Rare tropical red-footed booby found near Isles of Scilly

by Victor
red-footed booby

A rare species of tropical bird, which has only been recorded once in the UK, has been spotted near the Isles of Scilly.

The red-footed booby is a seabird native to the Galápagos Islands, more than 6,000 miles away.

A tour boat crew spotted the rare species perched on Bishop Rock lighthouse, four miles west of Scilly.

The British Trust for Ornithology (BTO), which studies birds in the British Isles, said the warm weather could explain its presence.

The first UK sighting of the booby was in 2016, when it was spotted in an “exhausted state” on the beach at St Leonards, Sussex.

Joe Pender, skipper of the Scilly Pelagics tour boat, first saw the bird on 7 August and said “to everyone’s amazement, there it was”.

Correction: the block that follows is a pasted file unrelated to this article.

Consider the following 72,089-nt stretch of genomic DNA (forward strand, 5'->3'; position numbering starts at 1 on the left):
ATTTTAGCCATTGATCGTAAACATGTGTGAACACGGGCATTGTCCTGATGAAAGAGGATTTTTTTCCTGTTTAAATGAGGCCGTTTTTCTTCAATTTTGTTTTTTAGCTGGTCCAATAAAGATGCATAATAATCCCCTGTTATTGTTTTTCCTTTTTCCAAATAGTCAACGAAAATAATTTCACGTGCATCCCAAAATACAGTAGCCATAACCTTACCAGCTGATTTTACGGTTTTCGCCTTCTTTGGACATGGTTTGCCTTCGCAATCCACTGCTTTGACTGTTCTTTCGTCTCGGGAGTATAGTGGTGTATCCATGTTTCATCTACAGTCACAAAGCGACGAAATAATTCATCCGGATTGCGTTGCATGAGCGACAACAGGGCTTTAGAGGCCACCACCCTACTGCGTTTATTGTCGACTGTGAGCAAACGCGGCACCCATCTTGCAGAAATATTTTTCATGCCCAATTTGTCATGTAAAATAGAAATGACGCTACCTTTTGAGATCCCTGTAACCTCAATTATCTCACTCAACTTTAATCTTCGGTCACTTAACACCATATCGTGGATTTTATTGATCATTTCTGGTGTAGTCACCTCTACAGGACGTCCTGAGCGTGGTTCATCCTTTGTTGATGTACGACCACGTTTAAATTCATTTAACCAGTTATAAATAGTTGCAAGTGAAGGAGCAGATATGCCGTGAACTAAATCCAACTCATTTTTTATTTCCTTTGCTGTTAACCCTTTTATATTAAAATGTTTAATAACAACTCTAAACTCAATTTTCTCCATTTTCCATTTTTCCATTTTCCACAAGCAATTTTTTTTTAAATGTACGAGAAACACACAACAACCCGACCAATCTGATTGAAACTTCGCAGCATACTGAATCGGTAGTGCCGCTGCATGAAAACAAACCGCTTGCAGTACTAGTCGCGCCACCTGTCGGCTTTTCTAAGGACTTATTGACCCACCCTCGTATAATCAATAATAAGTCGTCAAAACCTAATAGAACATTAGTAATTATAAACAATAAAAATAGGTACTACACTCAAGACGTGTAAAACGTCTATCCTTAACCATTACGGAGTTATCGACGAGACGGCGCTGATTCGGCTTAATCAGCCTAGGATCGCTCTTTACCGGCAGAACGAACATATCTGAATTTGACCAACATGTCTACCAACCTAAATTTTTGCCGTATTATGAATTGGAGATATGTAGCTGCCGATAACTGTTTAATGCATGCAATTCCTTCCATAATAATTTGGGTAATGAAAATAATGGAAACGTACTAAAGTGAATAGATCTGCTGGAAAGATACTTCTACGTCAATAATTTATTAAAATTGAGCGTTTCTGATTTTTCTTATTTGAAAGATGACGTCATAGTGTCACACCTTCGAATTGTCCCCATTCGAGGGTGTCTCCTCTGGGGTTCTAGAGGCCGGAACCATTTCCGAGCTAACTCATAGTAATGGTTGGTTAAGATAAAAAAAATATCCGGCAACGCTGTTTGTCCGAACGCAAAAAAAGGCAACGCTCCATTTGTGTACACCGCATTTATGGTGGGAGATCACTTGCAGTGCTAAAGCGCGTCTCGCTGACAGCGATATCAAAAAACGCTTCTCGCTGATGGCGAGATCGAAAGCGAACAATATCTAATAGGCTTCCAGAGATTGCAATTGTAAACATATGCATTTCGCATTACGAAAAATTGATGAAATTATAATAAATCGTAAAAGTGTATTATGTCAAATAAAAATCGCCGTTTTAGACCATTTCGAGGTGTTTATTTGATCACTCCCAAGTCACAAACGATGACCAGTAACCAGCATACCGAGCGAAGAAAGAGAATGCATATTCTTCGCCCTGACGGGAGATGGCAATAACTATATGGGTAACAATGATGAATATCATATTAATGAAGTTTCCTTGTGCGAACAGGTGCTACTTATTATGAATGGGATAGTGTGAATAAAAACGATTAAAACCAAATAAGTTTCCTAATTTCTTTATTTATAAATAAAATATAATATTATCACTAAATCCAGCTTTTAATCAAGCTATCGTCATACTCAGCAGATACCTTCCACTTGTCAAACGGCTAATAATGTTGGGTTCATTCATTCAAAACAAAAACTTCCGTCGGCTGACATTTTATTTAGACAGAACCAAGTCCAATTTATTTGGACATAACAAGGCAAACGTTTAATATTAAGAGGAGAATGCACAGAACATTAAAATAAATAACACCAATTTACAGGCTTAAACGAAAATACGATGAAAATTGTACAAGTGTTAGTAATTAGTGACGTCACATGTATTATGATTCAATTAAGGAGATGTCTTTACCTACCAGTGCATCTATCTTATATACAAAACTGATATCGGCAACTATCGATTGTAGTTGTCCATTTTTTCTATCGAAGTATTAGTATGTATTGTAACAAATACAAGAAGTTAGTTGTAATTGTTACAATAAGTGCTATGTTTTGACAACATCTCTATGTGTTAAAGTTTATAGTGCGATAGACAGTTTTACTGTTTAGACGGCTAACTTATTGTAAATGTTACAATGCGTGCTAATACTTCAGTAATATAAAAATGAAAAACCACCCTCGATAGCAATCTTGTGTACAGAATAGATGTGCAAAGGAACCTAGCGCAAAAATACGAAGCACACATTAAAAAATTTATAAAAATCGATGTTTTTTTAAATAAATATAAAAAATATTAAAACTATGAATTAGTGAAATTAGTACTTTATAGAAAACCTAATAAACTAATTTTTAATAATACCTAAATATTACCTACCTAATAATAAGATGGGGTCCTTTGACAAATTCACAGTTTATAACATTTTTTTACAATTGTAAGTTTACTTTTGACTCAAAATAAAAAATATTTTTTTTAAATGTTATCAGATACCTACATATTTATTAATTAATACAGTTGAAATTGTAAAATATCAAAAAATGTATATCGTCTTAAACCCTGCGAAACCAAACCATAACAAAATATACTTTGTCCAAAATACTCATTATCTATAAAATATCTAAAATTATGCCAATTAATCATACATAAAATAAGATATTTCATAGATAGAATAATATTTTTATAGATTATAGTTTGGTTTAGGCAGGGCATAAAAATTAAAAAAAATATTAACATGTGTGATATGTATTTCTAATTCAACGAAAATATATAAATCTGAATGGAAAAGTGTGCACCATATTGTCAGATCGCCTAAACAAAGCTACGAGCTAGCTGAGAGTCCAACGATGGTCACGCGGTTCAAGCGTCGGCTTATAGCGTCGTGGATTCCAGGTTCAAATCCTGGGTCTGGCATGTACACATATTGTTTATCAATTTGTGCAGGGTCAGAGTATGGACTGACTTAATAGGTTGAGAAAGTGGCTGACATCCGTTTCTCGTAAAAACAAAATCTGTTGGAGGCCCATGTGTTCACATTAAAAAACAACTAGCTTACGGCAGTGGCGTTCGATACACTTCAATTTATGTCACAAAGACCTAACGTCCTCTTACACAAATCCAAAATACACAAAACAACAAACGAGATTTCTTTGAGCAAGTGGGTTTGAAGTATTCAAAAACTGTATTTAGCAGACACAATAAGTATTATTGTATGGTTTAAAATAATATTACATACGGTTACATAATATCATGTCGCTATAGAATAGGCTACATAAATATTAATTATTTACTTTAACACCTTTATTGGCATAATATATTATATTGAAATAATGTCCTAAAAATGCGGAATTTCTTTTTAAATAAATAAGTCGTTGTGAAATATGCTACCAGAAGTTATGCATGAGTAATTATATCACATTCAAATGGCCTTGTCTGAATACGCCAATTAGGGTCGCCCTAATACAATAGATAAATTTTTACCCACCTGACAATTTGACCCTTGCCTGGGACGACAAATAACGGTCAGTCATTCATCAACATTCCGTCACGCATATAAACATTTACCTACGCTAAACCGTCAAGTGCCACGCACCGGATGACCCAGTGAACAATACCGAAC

He said he returned for more trips on Monday and the seabird, which is related to the gannet, was still there.

“I think it’s a long way from home, but it seems really happy up there,” Mr Pender explained.

“There was obviously a lot of excitement from the people on board. There were a few rare seabirds they were expecting to see, but this certainly wasn’t one of them”.

The red-footed booby is a relative of the gannet, but this species breeds on tropical islands such as the Galapagos, the BTO said.

According to National Geographic, red-footed boobies do not usually migrate, but live year-round in tropical or subtropical areas.
They feed at sea, nest on the ground and perch in coastal trees and bushes.

They are the smallest of more than six species of boobies.

They come in a variety of colour morphs, but all have red feet, hence their name.

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